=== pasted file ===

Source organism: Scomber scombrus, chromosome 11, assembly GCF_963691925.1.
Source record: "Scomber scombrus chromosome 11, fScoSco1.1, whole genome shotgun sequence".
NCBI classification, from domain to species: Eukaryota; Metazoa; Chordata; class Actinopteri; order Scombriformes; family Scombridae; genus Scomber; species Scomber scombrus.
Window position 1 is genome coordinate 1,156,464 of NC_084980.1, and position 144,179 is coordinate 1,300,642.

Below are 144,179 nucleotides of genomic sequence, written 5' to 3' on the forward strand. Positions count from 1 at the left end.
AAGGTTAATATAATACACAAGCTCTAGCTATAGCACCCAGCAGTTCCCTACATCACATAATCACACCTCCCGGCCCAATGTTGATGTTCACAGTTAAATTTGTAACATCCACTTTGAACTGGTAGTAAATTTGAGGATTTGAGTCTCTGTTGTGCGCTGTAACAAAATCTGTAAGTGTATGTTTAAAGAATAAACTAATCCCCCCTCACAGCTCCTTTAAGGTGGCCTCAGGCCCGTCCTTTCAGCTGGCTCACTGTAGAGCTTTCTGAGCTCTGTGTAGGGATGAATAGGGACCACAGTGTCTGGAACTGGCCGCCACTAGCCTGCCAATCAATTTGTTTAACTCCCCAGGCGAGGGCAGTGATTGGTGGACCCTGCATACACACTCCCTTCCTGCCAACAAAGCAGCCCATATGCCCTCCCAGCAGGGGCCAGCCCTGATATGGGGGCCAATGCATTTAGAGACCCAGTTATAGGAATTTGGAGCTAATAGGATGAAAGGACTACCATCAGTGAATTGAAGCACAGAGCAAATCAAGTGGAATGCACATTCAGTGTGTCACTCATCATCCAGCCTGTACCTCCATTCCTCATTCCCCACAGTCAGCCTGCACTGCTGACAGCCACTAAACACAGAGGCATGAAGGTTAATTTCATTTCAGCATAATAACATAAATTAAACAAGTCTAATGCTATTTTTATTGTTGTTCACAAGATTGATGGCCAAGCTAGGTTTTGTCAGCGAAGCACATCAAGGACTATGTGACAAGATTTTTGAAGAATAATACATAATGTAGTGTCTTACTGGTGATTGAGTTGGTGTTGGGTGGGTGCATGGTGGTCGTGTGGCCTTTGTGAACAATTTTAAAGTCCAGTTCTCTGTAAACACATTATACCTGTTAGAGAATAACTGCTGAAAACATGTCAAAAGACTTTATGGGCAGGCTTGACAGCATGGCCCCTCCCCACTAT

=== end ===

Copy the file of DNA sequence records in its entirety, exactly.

Source organism: Scomber scombrus, chromosome 11, assembly GCF_963691925.1.
Source record: "Scomber scombrus chromosome 11, fScoSco1.1, whole genome shotgun sequence".
NCBI classification, from domain to species: Eukaryota; Metazoa; Chordata; class Actinopteri; order Scombriformes; family Scombridae; genus Scomber; species Scomber scombrus.
Window position 1 is genome coordinate 1,156,464 of NC_084980.1, and position 144,179 is coordinate 1,300,642.

Below are 144,179 nucleotides of genomic sequence, written 5' to 3' on the forward strand. Positions count from 1 at the left end.
AAGGTTAATATAATACACAAGCTCTAGCTATAGCACCCAGCAGTTCCCTACATCACATAATCACACCTCCCGGCCCAATGTTGATGTTCACAGTTAAATTTGTAACATCCACTTTGAACTGGTAGTAAATTTGAGGATTTGAGTCTCTGTTGTGCGCTGTAACAAAATCTGTAAGTGTATGTTTAAAGAATAAACTAATCCCCCCTCACAGCTCCTTTAAGGTGGCCTCAGGCCCGTCCTTTCAGCTGGCTCACTGTAGAGCTTTCTGAGCTCTGTGTAGGGATGAATAGGGACCACAGTGTCTGGAACTGGCCGCCACTAGCCTGCCAATCAATTTGTTTAACTCCCCAGGCGAGGGCAGTGATTGGTGGACCCTGCATACACACTCCCTTCCTGCCAACAAAGCAGCCCATATGCCCTCCCAGCAGGGGCCAGCCCTGATATGGGGGCCAATGCATTTAGAGACCCAGTTATAGGAATTTGGAGCTAATAGGATGAAAGGACTACCATCAGTGAATTGAAGCACAGAGCAAATCAAGTGGAATGCACATTCAGTGTGTCACTCATCATCCAGCCTGTACCTCCATTCCTCATTCCCCACAGTCAGCCTGCACTGCTGACAGCCACTAAACACAGAGGCATGAAGGTTAATTTCATTTCAGCATAATAACATAAATTAAACAAGTCTAATGCTATTTTTATTGTTGTTCACAAGATTGATGGCCAAGCTAGGTTTTGTCAGCGAAGCACATCAAGGACTATGTGACAAGATTTTTGAAGAATAATACATAATGTAGTGTCTTACTGGTGATTGAGTTGGTGTTGGGTGGGTGCATGGTGGTCGTGTGGCCTTTGTGAACAATTTTAAAGTCCAGTTCTCTGTAAACACATTATACCTGTTAGAGAATAACTGCTGAAAACATGTCAAAAGACTTTATGGGCAGGCTTGACAGCATGGCCCCTCCCCACTAT